“Just got off the phone with Carla Suszkowski of Range — we walked through Total Access and she couldn’t say enough good things about it — she has told Jonna Ference and Laura Rusmisel…they have to sign up. Once I walked her through the reg limit comparisons, explained how she can customize the columns, and especially how long the data was accessible to them, she said she was wild about it….I think it is a great selling point for us….She is very vocal in the producer community and I think she may tout this tool to our benefit.”

In a brief filed by the Voyles’ attorneys, the plaintiffs call the “customization” referred to in that email a “euphemism for data manipulation and fraud.”

The results, which were sent to DEP did not include information that they were altered in any way. In a deposition, Alan Eichler, the former head of DEP’s oil and gas division, says he did not know that the tests were altered. But the defendants produced an email to Eichler dated September 14, 2011, from Range Resources’ Carla Suszkowski that read “…these are only preliminary results, as we only have partial analysis back from the sampling event in July when we split sampled with the EPA.”

Eichler testified that he did not remember receiving the email.

Had the Voyles gotten the full results back in 2011, they would have learned that their water had concentrations of nitrate exceeding recommended levels that could result in severe health effects. The test results sent to DEP by Range also left out the presence of semi-volatile compounds such as butyl benzyl phthalate, di-n-octyl phthalate, and pyrene. The EPA tests found naphthalene, phenanthrene, 2-methylnapthalene, flouranthene, silicon, as well as uranium.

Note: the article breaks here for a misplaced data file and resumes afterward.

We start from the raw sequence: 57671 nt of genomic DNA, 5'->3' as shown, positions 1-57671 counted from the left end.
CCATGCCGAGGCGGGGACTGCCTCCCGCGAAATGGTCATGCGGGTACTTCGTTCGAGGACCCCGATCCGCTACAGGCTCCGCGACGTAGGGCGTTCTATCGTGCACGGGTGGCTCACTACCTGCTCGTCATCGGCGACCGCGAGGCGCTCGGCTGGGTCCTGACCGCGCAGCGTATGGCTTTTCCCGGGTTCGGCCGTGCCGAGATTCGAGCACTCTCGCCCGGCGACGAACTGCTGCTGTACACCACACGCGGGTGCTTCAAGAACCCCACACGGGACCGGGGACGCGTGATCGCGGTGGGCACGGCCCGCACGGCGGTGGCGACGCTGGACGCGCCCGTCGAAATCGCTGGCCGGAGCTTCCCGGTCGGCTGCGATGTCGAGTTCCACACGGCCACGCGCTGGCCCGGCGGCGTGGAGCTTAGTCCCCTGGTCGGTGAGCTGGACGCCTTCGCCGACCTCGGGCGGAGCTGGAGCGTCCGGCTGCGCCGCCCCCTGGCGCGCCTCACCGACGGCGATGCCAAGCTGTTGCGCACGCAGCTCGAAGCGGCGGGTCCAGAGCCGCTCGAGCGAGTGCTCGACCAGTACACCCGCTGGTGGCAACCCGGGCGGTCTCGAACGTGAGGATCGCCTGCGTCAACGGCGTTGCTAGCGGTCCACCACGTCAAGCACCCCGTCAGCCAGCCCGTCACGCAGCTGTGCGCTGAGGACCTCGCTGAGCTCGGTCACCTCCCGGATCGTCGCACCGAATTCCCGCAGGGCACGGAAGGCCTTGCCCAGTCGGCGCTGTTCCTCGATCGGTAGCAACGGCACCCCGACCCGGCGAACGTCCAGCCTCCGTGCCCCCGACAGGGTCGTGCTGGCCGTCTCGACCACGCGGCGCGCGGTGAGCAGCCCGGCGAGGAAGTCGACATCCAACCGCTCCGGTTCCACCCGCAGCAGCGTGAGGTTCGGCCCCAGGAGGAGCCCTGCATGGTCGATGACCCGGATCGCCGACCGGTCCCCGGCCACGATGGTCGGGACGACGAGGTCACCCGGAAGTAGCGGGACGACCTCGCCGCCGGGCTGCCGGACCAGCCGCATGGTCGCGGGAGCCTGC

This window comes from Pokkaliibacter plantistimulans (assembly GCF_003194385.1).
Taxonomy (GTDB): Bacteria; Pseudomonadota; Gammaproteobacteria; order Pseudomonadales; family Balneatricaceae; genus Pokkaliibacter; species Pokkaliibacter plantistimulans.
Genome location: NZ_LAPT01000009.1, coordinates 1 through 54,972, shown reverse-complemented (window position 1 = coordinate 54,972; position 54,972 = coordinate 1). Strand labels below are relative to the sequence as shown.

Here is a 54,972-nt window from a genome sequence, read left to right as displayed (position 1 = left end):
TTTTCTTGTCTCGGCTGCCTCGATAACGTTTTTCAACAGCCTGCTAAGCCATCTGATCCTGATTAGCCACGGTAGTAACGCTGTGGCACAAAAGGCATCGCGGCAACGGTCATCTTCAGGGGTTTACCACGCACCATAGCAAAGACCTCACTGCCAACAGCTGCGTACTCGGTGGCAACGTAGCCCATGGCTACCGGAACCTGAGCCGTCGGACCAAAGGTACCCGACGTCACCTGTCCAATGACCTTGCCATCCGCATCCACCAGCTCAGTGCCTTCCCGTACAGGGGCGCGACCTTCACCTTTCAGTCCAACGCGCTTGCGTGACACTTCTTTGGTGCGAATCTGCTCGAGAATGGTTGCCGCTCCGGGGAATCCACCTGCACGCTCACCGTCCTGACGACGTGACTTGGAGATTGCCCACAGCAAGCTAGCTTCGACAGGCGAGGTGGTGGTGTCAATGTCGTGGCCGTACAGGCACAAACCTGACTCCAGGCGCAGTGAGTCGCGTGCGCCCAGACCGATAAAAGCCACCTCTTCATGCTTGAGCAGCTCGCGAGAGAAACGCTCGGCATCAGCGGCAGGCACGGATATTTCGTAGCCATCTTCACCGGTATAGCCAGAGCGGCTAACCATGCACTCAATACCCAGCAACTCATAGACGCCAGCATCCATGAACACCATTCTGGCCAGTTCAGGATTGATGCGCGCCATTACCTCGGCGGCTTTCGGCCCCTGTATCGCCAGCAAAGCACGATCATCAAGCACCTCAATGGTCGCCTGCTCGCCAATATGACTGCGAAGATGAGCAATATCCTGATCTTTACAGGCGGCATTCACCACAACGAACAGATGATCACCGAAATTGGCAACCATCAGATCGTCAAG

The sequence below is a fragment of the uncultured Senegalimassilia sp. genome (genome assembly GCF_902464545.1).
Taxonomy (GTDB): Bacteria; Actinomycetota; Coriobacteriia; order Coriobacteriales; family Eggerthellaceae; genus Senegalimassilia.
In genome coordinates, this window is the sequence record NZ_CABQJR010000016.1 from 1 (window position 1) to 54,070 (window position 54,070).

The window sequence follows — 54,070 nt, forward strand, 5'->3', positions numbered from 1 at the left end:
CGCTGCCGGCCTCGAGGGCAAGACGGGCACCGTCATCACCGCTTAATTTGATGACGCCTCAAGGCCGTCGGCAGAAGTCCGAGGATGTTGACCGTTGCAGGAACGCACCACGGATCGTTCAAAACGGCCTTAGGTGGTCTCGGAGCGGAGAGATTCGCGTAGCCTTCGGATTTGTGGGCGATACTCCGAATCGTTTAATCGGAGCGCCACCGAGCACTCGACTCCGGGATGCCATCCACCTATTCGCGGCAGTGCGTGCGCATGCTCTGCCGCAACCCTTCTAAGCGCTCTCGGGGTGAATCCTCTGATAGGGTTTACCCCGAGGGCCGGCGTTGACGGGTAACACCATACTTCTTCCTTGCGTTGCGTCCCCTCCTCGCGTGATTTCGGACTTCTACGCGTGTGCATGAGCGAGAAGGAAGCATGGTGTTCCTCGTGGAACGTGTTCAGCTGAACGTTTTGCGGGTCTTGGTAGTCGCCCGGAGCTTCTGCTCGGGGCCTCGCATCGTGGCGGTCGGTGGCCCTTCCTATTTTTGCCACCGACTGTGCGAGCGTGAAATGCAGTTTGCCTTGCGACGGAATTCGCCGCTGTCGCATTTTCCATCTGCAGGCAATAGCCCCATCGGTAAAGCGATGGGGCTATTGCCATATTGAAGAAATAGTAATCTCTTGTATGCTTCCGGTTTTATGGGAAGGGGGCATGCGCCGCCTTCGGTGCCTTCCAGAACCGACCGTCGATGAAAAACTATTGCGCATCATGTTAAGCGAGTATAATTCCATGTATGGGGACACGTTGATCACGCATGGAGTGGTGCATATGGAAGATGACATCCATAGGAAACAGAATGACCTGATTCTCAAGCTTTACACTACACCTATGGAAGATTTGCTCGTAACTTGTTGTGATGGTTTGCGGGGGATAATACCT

The EPA’s term for altering test results is “pencil whipping.” The agency released a report in 2001 entitled “Report of the Laboratory Fraud Work Group,” which indicates that these types of practices may not be uncommon.

“Although there are several causes for laboratory fraud, they can be divided into two obvious categories; one is money and the other is lack of regulatory oversight. Like most crimes of fraud, money is the incentive. In laboratory fraud, the monetary goal could be either making money or saving money. There could be a collusive arrangement between the laboratory and the client facility, whereby the facility knows, either directly or implicitly, that the laboratory will produce the desired results for a fee.”

TestAmerica, which is represented by the large Pittsburgh firm Buchanan Ingersoll & Rooney, say the TotalAccess software user’s guide describes several legitimate ways to customize the data and that it is not designed for fraud, nor did TestAmerica guide Range employees in how to hide information. In response to the plaintiffs brief, TestAmerica says their user guide does not “address printing out partial results and disseminating them to third parties.”

TestAmerica argues that it did not participate in any fraud because it was Range Resources, not the testing company, that altered the data in the printouts sent to DEP. And it was the DEP, not Range Resources or TestAmerica, that sent the results to the residents. The company says it is not responsible for how Range Resources handled and distributed the data. The brief details case law in which they argue a lab is only required to present full and accurate data to its client, not non-client third parties. The company also argues that it had no financial incentive to help Range doctor the test results.